Though the authors should be commended for admitting their error and trying to correct the record, erroneous wind measurements are not the only questionable elements of the study, bolstering the argument that it deserves further scrutiny.

For instance, the paper cites several thoroughly debunked top-down methane studies to support its claim that the original finding is “broadly consistent with the results from several other recent studies based on atmospheric obsrvations.”

The most notable of these debunked studies cited by the authors is Caulton et al. (2014). The report, led by Princeton University professor Dana R. Caulton, was conducted in conjunction with noted anti-fracking Cornell University professors Tony Ingraffea and Robert Howarth — the Lennon and McCartney of hyperbolic methane studies based on eronious data. Interestingly, the Maryland researchers thanked Caulton for “helpful comments” in the acknowledgements section of their study.

Similar to the University of Maryland study, Caulton et al. relied on data from a handful of flights over southwestern Pennsylvania and ran modeling exercises on the data to determine the source of the detected emissions.  That study’s highest methane reading was over Greene County, an area that also happens to be the state’s largest coal producing region. Finding the highest methane readings over this area is noteworthy, as several state laws require coal mines to have methane ventilation systems to prevent explosions and to protect workers.  However, the researchers just briefly noted the presence of coal mines – stuffing the mention away in the supplemental information section.

As for the Maryland study, it includes a map showing eight coal mines in its study area, and the researchers acknowledge that coal mines are a major source of methane emissions. With this in mind, the authors also admit that their estimates of methane emissions attributable to coal, based primarily on EPA Greenhouse Gas Reporting Program (GHGRP) data, are uncertain. Translation: they could be higher than the researchers estimate they are. From the study:

“However, a substantial source of CH4 was found to contain little ethane (C2H6), possibly due to coalbed CH4 emitted either directly from coalmines or from wells drilled through coalbed layers.”

“The GHGRP (EPA Greenhouse Gas Reporting Program) only reports underground coal mines and does not report emissions from surface or abandoned coal mines.”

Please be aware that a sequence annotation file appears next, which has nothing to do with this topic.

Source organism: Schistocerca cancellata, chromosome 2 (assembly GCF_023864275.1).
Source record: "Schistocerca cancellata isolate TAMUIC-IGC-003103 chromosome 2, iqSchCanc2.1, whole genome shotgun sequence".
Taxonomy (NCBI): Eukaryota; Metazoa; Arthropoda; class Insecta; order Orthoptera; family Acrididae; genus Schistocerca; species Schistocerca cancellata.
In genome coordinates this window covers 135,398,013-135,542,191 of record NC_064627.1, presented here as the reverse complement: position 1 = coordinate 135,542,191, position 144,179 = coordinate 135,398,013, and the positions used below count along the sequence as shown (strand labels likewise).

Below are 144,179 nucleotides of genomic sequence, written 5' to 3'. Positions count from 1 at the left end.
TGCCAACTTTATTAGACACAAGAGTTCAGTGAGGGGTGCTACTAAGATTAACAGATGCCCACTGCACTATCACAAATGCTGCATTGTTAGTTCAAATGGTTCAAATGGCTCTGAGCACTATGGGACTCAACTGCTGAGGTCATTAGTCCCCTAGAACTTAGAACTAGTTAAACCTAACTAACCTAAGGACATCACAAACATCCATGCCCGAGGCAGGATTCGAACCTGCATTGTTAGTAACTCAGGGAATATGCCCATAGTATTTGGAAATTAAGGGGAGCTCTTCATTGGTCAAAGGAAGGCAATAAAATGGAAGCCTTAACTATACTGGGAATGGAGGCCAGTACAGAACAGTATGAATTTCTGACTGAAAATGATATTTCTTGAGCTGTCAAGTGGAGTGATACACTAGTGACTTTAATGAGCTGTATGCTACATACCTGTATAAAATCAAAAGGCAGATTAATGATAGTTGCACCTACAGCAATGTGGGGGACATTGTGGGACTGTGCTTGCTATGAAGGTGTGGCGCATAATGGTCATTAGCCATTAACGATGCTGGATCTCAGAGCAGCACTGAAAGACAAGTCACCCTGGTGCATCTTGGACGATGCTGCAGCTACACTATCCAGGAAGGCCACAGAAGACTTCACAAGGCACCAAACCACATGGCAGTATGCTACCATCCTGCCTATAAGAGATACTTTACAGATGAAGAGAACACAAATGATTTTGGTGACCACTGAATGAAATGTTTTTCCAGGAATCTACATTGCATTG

“Uncertainties in emissions of CH4 from coal mines and other non-O&NG sources contribute an additional uncertainty to the range of possible CH4 leak rates inferred from active O&NG operations in our study area.” (emphasis added)

Therefore, even though the researchers corrected a major flaw in their study, resulting in a lower — and presumably more accurate — emissions estimate, the report certainly deserves greater scrutiny based on data uncertainty and questionable associations with academics tied to anti-fracking researchers. This is especially true considering the study was completely funded by taxpayer supported agencies. From the study’s acknowledgements section:

“This work was supported by National Science Foundation (NSF grant CBET-1438400), Maryland Department of Environment (MDE contract U00P4401029), National Institute and Science and Technology (NIST Cooperative Agreement 70NANB14H333), National Oceanic and Atmospheric Administration (NOAA), and the National Aeronautics and Space Administration (NASA) AQAST program.”

Fortunately, the retraction notice states that, “The authors are in the process of submitting a new manuscript based on an updated analysis that will describe the process to correct the erroneous wind measurements used in the original manuscript, provide a more accurate estimate of the methane emissions, and assess the implications of the fossil fuel production from the Marcellus Shale.”

EID anxiously awaits the release of the revised study.